Friday, February 06, 2009


Brisbane hospitals turn away emergency patients

The lack of public hospital capacity has caused overflows at private hospitals too

The emergency room meltdown that created chaos across Brisbane hospitals yesterday looks set to continue today with two hospitals already in strife. Shortly before 7.30am Wesley Hospital was placed on bypass until further notice and Caboolture Hospital has issued a capacity alert. The situation is expected to continue to midday, meaning paramedics can expect lengthy delays at the hospital and should take patients elsewhere. Yesterday half a dozen emergency rooms at major hospitals were forced to turn away patients on the same day because they were full. Six hospitals around the city issued capacity alerts as a flood of high priority patients threatened to overwhelm services stretched to the limits.

The chaos left stressed ambulance officers trying to care for people in their vans. The drama began at 8.30am when Queensland Ambulance Service was advised the Royal Brisbane and Women's Hospital was on "patient bypass", with all except for trauma or critically ill patients being redirected to other hospitals. Twenty minutes later, QAS was advised Redland Hospital was also experiencing significant delays and paramedics were told to use other facilities. At noon, the RBWH was able to accept patients again, but then The Wesley Hospital was put on complete bypass until midnight, meaning it could accept no emergency patients. Then for varying periods during the day the Princess Alexandra, Logan and Redcliffe hospitals were all placed on high-capacity alert.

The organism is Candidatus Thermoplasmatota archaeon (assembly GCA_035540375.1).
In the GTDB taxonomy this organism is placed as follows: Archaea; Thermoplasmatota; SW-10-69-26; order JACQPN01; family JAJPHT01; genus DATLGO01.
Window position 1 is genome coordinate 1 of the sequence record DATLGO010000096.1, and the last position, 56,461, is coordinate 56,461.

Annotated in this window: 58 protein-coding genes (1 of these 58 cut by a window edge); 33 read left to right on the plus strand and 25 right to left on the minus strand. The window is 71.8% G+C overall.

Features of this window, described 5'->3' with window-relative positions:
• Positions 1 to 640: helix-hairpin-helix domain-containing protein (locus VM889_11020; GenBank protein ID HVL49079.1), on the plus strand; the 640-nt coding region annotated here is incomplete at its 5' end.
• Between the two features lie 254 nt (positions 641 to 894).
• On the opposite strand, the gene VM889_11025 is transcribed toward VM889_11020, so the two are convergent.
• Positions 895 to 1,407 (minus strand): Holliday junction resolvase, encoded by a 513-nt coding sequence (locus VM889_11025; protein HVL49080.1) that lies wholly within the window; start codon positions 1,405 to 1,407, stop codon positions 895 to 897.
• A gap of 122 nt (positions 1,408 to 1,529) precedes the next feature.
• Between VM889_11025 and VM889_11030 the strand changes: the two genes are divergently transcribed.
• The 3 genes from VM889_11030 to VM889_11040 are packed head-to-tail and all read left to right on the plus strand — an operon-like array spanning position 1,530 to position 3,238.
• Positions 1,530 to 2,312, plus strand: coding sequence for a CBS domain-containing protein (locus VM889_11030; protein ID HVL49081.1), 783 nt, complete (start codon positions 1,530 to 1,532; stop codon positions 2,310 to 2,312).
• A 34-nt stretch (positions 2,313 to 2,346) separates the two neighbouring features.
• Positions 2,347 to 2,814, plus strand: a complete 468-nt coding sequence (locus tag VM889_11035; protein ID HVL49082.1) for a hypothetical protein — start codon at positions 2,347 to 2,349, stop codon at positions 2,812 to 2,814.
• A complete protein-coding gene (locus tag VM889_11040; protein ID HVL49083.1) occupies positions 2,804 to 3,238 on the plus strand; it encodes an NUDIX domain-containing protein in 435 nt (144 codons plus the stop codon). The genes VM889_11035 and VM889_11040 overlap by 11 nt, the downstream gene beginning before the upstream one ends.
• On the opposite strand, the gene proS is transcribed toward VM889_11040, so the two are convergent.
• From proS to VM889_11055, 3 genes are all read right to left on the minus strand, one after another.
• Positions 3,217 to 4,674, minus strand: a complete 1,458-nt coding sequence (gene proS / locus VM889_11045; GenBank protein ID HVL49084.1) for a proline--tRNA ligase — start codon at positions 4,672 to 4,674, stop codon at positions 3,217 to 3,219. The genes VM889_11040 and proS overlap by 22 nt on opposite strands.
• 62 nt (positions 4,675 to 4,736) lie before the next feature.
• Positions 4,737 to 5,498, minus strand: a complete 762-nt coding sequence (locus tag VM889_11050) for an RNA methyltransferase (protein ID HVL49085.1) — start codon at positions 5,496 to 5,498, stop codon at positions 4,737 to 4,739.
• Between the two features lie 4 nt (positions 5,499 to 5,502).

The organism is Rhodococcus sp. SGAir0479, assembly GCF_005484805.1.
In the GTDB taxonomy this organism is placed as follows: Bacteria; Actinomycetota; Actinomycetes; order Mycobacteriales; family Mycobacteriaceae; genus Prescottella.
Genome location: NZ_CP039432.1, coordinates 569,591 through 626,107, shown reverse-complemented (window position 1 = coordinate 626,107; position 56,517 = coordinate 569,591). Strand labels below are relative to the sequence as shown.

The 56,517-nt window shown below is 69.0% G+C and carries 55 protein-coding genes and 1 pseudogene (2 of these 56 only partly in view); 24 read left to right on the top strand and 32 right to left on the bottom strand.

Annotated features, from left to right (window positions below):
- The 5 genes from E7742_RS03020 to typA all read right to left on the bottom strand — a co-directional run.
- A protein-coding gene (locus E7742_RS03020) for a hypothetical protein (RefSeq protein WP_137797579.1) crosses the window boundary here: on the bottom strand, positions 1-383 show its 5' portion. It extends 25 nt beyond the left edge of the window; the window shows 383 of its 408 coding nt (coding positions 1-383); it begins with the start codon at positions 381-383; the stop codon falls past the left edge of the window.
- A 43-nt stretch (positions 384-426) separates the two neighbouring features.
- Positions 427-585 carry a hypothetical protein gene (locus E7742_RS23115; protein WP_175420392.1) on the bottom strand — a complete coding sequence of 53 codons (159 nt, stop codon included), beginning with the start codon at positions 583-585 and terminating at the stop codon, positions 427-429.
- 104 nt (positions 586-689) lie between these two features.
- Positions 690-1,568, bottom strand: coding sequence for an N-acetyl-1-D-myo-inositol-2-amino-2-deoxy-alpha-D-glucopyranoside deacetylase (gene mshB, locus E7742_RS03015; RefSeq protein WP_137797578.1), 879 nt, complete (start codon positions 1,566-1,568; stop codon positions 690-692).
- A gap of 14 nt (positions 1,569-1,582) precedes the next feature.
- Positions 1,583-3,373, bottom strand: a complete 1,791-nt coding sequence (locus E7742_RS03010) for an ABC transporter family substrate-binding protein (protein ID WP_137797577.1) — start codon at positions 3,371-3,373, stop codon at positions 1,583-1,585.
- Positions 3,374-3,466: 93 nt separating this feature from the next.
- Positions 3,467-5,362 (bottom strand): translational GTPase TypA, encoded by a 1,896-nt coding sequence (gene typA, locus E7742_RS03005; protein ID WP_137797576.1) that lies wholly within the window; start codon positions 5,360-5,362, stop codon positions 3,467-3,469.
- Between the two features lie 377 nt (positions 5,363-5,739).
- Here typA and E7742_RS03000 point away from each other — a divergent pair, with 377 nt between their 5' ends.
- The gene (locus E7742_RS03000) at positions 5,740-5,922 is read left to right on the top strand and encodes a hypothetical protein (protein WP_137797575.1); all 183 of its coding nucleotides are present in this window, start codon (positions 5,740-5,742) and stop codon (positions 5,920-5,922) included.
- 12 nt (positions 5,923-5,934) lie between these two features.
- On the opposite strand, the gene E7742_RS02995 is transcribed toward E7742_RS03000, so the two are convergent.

A Queensland Health spokeswoman said the peak in demand could not be put down to any particular event, but rather was due to a coincidence of a large number of high priority patients presenting at once.

A frazzled nurse from the Wesley, who withheld her name for fear of losing her job, described the situation as "meltdown". "Today is out of control, our departments are in complete meltdown," the nurse said. "What is scary is that there is no good reason for it - it isn't a terribly hot day, it isn't flu season, there is no outbreak of disease, we just don't have enough resources."

Ambulance union spokesman Kroy Day said the lack of hospital resources meant it was "only a matter of time before someone dies in a van". He warned that having multiple hospitals on capacity alerts meant paramedics could be left caring for patients in their vans for up to four hours. "If this is what we are seeing on a mild summer's day, I hate to imagine the trouble we'll be in when flu season rolls around," he said.

When asked about the RBWH being on bypass, Health Minister Stephen Robertson blamed a record amount of elective surgery patients.